Whale watching, Kaikōura. © Boris Johnson Creative Commons

Hikurangi Marine Reserve

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The Hikurangi Marine Reserve sits near the township of Kaikōura on the South Island’s east coast, at the point where the undersea Kaikōura canyon approaches close to the land.

Visiting the reserve is an unparalleled opportunity to see whale, dolphin and seabird species, often in large numbers.

The Kaikōura canyon is 1000m deep and is a food basket for many of the whale, dolphin and seabird species found in New Zealand’s waters. The canyon is a side branch of the Hikurangi Trench, an underwater trough thousands of kilometres long extending northwards up the east coast of New Zealand and beyond.

Kaikoura sperm whale

Sperm Whale, Kaikoura. © Bernard Spragg Creative Commons

Several small rivers and streams meet the ocean at or near Hikurangi Marine Reserve, bringing nutrients from the mountains to the sea. At the same time, the Southland Current brings cold water from the Southern Ocean and the East Cape Current brings warm water from the subtropics. These water masses converge off Kaikōura, creating a nutrient-rich, highly productive environment which can support many marine mammals and seabirds.

A variety of marine mammals may be seen year-round at Kaikōura, though the region is best known for its sperm whales, dusky dolphins and New Zealand fur seals.

Kekeno at Hikurangi Marine Reserve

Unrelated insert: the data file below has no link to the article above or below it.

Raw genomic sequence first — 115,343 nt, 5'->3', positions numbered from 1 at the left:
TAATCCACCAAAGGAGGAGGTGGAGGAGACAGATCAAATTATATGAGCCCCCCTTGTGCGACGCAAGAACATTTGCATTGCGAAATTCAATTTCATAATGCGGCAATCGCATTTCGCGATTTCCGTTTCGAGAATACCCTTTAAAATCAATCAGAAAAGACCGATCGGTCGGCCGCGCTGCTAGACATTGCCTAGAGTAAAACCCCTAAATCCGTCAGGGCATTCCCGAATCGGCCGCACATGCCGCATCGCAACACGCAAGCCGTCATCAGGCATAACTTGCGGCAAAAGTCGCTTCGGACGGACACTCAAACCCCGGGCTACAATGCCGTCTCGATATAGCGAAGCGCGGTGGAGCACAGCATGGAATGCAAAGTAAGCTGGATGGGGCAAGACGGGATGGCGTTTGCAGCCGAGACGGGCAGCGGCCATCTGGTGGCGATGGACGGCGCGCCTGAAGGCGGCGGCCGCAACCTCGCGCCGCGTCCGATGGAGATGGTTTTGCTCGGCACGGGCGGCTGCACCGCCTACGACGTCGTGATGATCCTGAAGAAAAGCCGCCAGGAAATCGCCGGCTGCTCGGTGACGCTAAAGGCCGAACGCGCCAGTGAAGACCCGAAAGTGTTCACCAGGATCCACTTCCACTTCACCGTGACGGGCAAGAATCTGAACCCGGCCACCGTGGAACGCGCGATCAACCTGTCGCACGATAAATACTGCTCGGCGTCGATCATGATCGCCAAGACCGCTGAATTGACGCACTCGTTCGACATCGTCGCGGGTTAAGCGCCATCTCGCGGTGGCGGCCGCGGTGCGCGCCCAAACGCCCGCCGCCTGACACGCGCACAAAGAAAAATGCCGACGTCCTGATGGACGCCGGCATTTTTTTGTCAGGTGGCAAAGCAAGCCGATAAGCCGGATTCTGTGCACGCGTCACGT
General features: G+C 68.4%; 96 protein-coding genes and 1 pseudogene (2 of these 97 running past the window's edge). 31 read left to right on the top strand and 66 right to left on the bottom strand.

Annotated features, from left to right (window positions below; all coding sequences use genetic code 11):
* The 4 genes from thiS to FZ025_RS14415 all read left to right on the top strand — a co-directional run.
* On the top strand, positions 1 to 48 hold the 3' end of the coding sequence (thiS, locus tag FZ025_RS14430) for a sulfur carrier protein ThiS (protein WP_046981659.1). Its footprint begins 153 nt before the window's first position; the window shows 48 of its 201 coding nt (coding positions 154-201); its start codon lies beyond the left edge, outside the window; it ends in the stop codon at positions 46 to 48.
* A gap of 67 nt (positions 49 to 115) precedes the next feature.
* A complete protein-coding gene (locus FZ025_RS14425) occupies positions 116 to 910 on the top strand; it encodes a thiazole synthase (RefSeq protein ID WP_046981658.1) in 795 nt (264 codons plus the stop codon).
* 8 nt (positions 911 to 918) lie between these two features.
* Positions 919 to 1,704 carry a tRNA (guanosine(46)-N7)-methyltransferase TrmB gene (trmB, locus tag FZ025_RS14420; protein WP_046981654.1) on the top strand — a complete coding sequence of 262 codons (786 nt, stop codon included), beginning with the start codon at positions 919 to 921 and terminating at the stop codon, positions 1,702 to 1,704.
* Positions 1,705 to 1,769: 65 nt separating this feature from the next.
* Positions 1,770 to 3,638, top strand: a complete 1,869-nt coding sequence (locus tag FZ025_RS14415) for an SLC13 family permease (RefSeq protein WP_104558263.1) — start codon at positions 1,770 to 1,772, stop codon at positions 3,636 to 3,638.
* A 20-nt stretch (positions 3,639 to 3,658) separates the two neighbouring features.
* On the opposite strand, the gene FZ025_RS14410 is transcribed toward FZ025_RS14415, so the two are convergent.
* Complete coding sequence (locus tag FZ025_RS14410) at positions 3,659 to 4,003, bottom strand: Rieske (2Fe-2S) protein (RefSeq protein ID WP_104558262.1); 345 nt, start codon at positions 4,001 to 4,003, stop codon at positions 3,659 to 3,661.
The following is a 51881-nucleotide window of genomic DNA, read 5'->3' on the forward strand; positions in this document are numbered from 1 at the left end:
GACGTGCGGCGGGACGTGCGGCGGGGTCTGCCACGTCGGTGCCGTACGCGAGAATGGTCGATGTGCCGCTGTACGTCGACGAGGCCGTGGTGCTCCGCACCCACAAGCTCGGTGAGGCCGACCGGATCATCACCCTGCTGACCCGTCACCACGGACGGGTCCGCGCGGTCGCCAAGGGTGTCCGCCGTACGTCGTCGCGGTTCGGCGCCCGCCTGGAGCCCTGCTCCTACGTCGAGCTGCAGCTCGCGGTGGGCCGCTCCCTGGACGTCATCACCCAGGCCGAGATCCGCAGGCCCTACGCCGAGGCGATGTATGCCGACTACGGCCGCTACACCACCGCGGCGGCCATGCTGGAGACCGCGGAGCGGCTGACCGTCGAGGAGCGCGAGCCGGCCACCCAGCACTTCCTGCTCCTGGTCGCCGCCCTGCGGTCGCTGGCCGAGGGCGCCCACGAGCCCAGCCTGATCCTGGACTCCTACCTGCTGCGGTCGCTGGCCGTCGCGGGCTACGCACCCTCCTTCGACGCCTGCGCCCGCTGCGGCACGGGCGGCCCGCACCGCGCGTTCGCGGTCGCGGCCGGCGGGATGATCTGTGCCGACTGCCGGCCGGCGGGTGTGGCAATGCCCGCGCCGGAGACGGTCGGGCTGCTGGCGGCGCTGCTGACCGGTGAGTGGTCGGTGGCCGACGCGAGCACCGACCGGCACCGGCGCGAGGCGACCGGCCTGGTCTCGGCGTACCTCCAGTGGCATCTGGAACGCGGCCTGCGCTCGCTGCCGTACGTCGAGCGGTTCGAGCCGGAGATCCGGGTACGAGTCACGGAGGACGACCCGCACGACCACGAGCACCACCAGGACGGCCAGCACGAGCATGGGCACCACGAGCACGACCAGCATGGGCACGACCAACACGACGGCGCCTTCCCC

Kekeno/fur seals. © Zwennie Creative Commons

The Kaikōura Canyon is the only place around New Zealand’s mainland where the majestic sperm whale can be regularly found so close to shore.

Orca are regular visitors and humpback whales pass through on their northern winter migration. Large pods of dusky dolphins live nearby, and small groups of Hector’s dolphins are also found closer to shore.

New Zealand fur seals are widespread, with significant colonies at Ohua Point north of Kaikōura and on the peninsula. Many species of albatross, petrel, shearwater and prion gather at Kaikōura; it is the only place in the world where Hutton’s shearwaters breed.

Paua, kina and rock lobster are the most well-known macro-invertebrates inhabiting the reefs; however, numerous other mobile species are also present including starfish, molluscs and crustaceans. A common array of fish species inhabit coastal areas, including butterfish, blue cod, tarakihi, marblefish, blue and red moki, sea perch, and several species of wrasse and triplefin.

While seafloor communities over the continental shelf are not well understood, more is known about the biota inhabiting the floor of the Kaikōura canyon, where dense populations of large burrowing sea cucumbers, spoon worms, polychaete worms and urchins occur at depths of 900–1100 metres.

Species such as hapuku, tarakihi, ling, hoki, lantern fish, and various sharks, rays, skates and squid inhabit the deeper waters. Benthic feeding fishes (notably rattails) are especially abundant in the depths of the Kaikōura canyon.

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